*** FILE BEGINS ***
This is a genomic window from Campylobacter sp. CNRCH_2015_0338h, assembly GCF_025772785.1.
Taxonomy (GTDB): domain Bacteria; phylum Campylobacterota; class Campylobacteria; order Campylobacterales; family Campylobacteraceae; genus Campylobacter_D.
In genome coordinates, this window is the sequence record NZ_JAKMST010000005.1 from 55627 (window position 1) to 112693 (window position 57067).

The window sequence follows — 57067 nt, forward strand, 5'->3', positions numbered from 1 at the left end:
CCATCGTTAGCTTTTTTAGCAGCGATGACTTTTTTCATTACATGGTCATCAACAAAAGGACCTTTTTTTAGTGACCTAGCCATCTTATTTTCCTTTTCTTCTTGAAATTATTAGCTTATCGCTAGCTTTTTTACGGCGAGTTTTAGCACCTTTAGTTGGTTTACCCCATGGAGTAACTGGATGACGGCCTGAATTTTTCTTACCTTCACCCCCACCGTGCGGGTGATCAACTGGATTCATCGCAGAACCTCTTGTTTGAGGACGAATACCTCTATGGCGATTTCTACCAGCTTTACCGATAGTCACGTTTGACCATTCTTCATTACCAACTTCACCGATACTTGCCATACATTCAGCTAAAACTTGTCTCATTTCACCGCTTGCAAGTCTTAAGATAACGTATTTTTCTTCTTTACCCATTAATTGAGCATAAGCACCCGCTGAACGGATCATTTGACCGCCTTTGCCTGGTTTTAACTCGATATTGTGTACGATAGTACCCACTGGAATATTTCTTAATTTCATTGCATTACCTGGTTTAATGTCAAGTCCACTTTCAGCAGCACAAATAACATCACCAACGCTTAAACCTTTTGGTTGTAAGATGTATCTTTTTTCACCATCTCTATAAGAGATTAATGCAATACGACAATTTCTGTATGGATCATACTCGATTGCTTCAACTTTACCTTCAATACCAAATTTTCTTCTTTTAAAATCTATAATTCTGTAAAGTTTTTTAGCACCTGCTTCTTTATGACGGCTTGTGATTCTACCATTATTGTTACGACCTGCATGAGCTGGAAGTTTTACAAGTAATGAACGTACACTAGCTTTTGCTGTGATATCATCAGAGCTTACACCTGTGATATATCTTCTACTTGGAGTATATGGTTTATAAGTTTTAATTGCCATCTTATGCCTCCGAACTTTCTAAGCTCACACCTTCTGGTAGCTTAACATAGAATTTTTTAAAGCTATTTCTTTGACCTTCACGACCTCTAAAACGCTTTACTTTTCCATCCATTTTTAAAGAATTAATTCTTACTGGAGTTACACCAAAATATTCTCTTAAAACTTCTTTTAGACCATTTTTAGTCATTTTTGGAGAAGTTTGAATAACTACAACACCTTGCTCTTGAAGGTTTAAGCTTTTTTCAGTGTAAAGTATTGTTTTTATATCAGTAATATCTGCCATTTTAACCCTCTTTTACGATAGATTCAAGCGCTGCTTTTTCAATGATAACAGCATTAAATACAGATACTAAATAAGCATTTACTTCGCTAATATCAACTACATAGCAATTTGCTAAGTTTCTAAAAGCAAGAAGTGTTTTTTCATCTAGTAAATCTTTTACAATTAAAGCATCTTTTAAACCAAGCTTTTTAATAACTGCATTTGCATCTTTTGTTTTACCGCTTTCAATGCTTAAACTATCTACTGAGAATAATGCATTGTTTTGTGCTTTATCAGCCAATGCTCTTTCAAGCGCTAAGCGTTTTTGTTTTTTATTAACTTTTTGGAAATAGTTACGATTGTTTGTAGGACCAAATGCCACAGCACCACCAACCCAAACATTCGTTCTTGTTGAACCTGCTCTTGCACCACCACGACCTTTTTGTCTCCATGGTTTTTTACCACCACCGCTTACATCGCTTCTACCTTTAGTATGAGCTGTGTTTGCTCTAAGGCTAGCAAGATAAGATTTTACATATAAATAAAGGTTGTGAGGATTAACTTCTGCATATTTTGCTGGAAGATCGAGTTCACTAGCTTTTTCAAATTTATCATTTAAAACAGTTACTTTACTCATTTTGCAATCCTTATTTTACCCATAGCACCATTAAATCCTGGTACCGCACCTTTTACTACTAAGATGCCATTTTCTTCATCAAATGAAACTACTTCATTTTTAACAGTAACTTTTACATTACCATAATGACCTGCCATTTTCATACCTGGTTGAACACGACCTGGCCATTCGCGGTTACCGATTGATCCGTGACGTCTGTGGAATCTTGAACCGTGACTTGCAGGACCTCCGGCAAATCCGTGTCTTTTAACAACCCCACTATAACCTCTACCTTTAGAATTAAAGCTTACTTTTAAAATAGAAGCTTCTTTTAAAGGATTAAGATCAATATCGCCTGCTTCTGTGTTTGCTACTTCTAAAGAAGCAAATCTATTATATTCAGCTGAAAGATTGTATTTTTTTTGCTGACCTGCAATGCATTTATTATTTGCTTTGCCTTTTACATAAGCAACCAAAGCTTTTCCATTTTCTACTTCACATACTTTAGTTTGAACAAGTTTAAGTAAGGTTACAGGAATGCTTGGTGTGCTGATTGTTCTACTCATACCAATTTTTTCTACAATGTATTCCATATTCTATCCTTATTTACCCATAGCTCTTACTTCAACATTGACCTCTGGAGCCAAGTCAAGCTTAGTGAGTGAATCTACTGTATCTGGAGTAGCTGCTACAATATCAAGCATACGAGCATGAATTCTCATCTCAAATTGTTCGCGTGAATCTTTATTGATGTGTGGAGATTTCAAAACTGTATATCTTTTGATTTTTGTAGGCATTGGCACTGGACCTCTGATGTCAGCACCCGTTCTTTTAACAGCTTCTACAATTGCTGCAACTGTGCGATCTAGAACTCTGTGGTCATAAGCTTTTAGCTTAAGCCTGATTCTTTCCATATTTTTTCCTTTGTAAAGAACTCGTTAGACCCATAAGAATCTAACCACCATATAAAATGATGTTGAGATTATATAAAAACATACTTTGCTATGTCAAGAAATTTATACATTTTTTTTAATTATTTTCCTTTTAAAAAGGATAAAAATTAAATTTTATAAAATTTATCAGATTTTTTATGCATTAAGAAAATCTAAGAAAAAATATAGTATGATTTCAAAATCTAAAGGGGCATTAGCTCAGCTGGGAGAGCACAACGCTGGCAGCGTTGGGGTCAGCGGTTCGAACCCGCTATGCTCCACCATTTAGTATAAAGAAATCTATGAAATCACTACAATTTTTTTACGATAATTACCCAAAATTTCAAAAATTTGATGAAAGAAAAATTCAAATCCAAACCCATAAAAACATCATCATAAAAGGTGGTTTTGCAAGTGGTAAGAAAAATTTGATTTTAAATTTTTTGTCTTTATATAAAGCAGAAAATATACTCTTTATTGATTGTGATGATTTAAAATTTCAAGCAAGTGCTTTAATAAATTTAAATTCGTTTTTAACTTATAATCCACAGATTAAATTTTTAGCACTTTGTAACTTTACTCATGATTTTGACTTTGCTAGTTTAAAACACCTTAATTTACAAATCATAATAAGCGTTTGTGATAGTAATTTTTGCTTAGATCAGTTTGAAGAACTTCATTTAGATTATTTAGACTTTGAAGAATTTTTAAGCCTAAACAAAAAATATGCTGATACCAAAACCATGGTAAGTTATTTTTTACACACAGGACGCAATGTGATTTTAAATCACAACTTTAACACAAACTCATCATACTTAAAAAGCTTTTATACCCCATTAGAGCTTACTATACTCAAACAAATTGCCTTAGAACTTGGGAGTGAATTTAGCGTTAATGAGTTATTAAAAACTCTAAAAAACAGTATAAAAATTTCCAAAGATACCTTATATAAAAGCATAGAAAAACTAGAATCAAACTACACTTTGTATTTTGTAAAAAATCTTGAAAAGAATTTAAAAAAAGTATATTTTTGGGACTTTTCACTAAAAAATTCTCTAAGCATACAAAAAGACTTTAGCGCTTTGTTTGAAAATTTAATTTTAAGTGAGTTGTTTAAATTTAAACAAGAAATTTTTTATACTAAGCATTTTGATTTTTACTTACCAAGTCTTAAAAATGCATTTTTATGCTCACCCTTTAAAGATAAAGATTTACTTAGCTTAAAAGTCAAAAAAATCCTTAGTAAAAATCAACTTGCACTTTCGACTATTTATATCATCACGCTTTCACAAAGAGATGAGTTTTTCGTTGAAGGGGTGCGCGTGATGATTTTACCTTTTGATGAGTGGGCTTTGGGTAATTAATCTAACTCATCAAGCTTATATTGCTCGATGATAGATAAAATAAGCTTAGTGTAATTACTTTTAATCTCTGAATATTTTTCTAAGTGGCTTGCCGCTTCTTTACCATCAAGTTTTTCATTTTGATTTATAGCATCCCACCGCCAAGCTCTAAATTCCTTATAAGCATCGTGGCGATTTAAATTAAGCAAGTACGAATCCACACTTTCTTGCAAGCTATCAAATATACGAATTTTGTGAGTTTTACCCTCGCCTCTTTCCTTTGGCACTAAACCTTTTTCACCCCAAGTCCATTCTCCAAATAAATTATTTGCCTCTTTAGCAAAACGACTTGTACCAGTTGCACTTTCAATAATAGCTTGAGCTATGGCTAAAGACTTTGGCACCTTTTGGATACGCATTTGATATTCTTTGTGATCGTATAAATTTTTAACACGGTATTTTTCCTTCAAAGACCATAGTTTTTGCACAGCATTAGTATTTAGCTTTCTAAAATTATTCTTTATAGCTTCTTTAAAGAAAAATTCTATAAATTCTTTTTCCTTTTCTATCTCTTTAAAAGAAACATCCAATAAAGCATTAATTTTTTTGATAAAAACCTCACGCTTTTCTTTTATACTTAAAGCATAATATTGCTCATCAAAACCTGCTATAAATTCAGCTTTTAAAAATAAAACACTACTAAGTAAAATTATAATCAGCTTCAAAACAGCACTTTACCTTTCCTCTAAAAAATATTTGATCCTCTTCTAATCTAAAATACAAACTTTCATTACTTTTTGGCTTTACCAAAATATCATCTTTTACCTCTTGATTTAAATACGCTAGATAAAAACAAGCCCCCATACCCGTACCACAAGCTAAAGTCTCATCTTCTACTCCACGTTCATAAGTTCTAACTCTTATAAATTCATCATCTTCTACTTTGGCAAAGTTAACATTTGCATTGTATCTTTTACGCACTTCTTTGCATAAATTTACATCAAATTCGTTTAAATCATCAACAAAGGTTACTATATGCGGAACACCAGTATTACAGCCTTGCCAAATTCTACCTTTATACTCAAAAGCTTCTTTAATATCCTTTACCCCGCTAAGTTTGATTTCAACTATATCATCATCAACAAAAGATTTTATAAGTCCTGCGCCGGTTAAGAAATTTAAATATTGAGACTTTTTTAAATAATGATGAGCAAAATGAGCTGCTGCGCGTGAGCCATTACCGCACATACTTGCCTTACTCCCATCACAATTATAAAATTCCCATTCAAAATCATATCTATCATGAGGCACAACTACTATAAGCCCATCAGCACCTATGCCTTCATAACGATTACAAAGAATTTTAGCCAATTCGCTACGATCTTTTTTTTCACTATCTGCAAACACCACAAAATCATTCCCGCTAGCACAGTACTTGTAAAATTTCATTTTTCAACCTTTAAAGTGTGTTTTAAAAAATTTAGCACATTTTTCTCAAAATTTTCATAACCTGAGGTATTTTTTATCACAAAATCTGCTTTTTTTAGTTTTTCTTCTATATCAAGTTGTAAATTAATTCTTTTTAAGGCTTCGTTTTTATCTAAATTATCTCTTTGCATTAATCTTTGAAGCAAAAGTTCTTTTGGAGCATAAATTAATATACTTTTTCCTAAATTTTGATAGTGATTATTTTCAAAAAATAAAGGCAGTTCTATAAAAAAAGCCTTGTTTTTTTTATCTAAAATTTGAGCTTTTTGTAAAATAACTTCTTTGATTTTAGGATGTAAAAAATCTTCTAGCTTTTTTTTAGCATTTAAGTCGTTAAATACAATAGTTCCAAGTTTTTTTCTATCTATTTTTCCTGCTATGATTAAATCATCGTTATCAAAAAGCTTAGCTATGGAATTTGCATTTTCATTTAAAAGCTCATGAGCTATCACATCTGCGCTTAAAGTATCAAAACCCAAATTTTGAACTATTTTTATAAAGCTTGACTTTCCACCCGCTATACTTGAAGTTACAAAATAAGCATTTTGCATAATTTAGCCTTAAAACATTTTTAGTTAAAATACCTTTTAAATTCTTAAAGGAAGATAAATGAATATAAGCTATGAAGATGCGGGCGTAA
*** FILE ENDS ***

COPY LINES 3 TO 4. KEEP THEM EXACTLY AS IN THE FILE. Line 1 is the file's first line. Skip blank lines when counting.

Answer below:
In genome coordinates, this window is the sequence record NZ_JAKMST010000005.1 from 55627 (window position 1) to 112693 (window position 57067).

The window sequence follows — 57067 nt, forward strand, 5'->3', positions numbered from 1 at the left end: